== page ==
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2013 Indiana Challenge: Glamour, Showmanship & Pageantry

I'm a social dancer not a competitor. That said, when I heard about the Indiana Challenge, a premier ballroom event, I was compelled to go. I wanted to see the people who have dedicated so much time, energy, and resources to dance. I went on Saturday night for the Pro/Am (professionals with amateurs) and professional dance performances. Knowing a little about the types of dance, I was eager to see the professionals in action. I was expecting the elegant ballroom I watched on TV when I was a kid. 


All of the competitors and performers were talented professionals. Their movements were fluid as they danced across the floor. It was well controlled and perfectly synchronized with the music. They were good at all the styles in which they chose to compete. Knowing they were great dancers, it was hard not to look past that and focus on the performers themselves. Honestly, their costumes and movements kept shifting my focus from the dance making it hard to pay attention to their steps. 


They were in costumes, not dresses, frocks, or gowns. The attire ranged from Orion slave girl to a very revealing Grace Kelly. The hair flowed, was arranged in shiny buns, or in some cases was pulled up to resemble the horn of a mythical beast. There were sequins, feathers, cleavage, and cracks galore. I was blinded by metallic sheen and sequin sparkle. I spotted flamingos and Big Bird (in color and feather). I studied thick red chokers with rope down the front and back, fringed bottoms, and elastic side straps. Costumes were sheer with nude colors. It was like S&M mixed with Sesame Street. One woman was so eye catching I didn't notice her partner fully clad in reflective gold sequins until the third set. She had a partner?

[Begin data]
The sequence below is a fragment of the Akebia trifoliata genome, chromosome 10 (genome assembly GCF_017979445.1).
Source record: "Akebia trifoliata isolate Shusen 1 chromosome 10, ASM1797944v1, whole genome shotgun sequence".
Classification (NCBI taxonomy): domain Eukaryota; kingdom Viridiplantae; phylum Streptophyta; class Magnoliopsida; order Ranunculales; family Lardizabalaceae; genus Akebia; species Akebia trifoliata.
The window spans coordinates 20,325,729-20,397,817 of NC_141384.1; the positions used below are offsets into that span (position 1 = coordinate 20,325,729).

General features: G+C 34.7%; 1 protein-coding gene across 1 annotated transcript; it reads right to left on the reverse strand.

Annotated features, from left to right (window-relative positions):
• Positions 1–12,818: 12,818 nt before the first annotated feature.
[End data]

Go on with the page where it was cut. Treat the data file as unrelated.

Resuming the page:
They were the artists and the art.

They wore their facial expressions like they wore their make-up, costumes, and hair. A wink for the judge. A forced smile for the camera. A raised eyebrow for the crowd. 

The dance and music were as eclectic as the visual styles. The dancers could go from gliding to gyrating in a matter of a beat. Salsa, Waltz, Paso Doble, and Jive, a full range in the same competition. Classic Tango turned to a techno beat. Some had narrative intros that spawned full stories in my creative mind. They were stories of love, death, and kittens.


It was a good time. Would I ever want to compete? No. Will I be a spectator? Always. It was a full-scale Vegas revue, and I had a front row seat. Next time I'll try to catch some of the amateur competitions for a more balanced view, and of course to cheer on some of the talented students from Premiere Dance Studio.

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